Therefore, they are exempt from the Appellants' income.
 There was very little by way of presumptions in the Reply to the Notice of Appeal ("Reply"), that have not been agreed upon and the Court can find very little, if anything, in the Reply which would give the Minister very much comfort in reaching the decision that he did that these amounts were personal in nature.
 In paragraph 10(f) of the Reply, it is admitted that the Appellants maintained an office in their homes. That is unquestionably correct. The evidence establishes that beyond any doubt at all. The Court is satisfied that there was an office in each of their homes where they performed extensive work for the purposes of their position, that is, as members of the School Board.
 In paragraph 10(g) of the Reply it was admitted that the Appellants' home offices were their main bases from which they performed their duties and were regular places of work. That has been established on the evidence. That assists the Appellants in their appeals.
 Paragraph 10(i) stated that the Appellants did not maintain offices at the School Board building. The Court is satisfied that that was the case. That is of great assistance to the Appellants. The Court is satisfied on the basis of the evidence that it would not be practical to do so.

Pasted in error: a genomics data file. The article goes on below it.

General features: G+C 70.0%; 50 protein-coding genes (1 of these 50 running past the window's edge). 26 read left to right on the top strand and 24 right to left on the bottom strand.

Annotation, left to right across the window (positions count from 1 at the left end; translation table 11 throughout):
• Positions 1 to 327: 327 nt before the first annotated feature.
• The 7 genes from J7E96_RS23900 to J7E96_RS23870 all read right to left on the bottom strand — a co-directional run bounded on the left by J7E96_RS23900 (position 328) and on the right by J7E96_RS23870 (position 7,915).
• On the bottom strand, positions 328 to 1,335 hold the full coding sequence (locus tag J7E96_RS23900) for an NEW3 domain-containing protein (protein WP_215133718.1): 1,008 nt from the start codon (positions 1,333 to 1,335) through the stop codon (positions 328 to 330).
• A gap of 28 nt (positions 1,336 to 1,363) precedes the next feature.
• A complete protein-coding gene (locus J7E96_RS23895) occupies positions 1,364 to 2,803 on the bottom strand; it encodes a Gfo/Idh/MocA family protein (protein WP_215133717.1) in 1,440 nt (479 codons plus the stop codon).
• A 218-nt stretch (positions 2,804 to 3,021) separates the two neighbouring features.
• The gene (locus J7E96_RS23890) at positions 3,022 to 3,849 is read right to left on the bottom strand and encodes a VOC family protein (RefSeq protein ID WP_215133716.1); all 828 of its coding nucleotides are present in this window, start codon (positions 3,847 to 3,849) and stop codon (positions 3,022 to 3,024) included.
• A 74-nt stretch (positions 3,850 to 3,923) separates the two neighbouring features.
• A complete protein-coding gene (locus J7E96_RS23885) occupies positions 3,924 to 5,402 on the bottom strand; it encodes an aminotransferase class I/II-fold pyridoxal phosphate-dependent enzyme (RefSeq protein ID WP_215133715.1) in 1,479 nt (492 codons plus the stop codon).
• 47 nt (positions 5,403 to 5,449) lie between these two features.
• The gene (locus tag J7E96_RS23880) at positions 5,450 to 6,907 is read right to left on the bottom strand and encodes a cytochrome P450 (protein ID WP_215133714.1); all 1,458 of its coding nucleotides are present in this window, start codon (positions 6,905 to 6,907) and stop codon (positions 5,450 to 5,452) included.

Paragraph 10(k) admits that the School Board building was a regular place of work for the Appellants. There is no doubt about that. That was a regular place of work, but their offices in their homes also were regular places of work for each of the Appellants. When they travelled from the place where they resided they actually were travelling from one work place to another work place. They kept a portion of that residence separate and apart for an office.
 In making the decision that he did the Minister was obviously influenced by the fact that the offices were in their homes. The Court can see no difference in having those offices in the home rather than having them 10 feet down the street or 100 yards down the street which, according to the evidence, would have been unreasonable, would have been too expensive and they would not have been any further ahead.
 The Court cannot find that just because their offices happen to be in the home that thereby the Minister should conclude or the Court should conclude that they must have been on personal business when they left that place and went somewhere else or when they come back to that place.
 The evidence established beyond any doubt that when they left their offices in their homes and went to some other place to conduct business they were going from one place of business to another place of business and they did so when they were returning to their home offices. The Court does not consider it significant that after they came home they might have gone to bed or turned on the TV or had a sandwich or raided the refrigerator, whatever the case may be. That does not militate against a finding that they were involved in business related activities on the way home.
 When they went from their home office to the School Board in Port Hastings, they were engaged in carrying out their duties of a School Board member and they were doing the same thing when they were on their way home. They come squarely within the provisions of subparagraph 6(1)(b)(vii.1) of the Act.
 In R. v. Deimert, 75 DTC 262, page 10, paragraph 38 says: